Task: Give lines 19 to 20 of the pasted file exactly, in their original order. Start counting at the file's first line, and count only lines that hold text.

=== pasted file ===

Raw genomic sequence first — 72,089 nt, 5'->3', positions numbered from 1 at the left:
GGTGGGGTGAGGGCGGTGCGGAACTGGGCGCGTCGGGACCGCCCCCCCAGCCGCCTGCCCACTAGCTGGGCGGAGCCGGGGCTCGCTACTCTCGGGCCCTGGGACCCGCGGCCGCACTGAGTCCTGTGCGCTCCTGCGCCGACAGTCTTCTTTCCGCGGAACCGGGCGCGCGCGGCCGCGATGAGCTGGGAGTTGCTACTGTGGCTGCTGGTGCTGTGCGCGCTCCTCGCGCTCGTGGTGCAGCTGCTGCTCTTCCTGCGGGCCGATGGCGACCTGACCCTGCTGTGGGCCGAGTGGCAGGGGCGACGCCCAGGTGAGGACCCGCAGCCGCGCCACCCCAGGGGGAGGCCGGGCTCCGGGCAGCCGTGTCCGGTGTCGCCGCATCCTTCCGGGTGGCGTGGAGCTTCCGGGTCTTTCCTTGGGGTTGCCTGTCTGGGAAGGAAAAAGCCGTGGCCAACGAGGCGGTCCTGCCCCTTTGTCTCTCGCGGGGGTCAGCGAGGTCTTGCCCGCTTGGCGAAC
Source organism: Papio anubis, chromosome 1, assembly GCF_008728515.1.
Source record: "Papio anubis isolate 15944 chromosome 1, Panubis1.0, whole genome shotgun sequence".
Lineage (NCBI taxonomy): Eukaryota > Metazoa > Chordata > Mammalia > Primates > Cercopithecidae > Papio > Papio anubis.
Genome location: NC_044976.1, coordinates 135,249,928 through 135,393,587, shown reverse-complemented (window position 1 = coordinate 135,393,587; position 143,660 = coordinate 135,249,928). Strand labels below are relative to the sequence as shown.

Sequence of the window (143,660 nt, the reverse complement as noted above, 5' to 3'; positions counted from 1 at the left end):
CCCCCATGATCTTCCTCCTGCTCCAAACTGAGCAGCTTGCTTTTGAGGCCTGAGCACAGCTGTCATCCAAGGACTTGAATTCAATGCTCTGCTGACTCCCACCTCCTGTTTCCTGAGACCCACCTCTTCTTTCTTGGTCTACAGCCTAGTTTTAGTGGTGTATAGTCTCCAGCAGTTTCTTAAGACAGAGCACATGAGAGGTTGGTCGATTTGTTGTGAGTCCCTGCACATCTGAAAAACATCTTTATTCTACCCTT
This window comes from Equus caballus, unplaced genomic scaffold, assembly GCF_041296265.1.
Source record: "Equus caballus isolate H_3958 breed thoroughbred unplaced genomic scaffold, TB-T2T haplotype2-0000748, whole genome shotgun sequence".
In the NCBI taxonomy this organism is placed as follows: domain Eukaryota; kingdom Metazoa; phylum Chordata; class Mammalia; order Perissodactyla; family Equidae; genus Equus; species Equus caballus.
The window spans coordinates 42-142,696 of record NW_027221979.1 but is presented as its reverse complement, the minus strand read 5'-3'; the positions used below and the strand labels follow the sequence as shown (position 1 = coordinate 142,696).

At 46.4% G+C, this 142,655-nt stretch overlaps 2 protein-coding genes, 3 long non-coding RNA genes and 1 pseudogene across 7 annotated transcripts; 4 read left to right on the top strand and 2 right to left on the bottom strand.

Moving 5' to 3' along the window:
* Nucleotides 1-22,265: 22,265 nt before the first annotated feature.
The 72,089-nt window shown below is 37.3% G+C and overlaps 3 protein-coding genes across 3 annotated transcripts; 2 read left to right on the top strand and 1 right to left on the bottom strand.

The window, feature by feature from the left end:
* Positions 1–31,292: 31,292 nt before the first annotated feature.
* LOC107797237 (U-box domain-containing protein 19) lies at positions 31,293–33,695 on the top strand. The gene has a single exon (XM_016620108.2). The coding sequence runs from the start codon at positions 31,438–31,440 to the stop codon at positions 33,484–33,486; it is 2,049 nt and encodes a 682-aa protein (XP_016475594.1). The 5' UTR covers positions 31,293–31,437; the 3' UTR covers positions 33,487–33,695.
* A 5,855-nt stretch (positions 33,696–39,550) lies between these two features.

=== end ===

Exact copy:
* LOC107797237 (U-box domain-containing protein 19) lies at positions 31,293–33,695 on the top strand. The gene has a single exon (XM_016620108.2). The coding sequence runs from the start codon at positions 31,438–31,440 to the stop codon at positions 33,484–33,486; it is 2,049 nt and encodes a 682-aa protein (XP_016475594.1). The 5' UTR covers positions 31,293–31,437; the 3' UTR covers positions 33,487–33,695.
* A 5,855-nt stretch (positions 33,696–39,550) lies between these two features.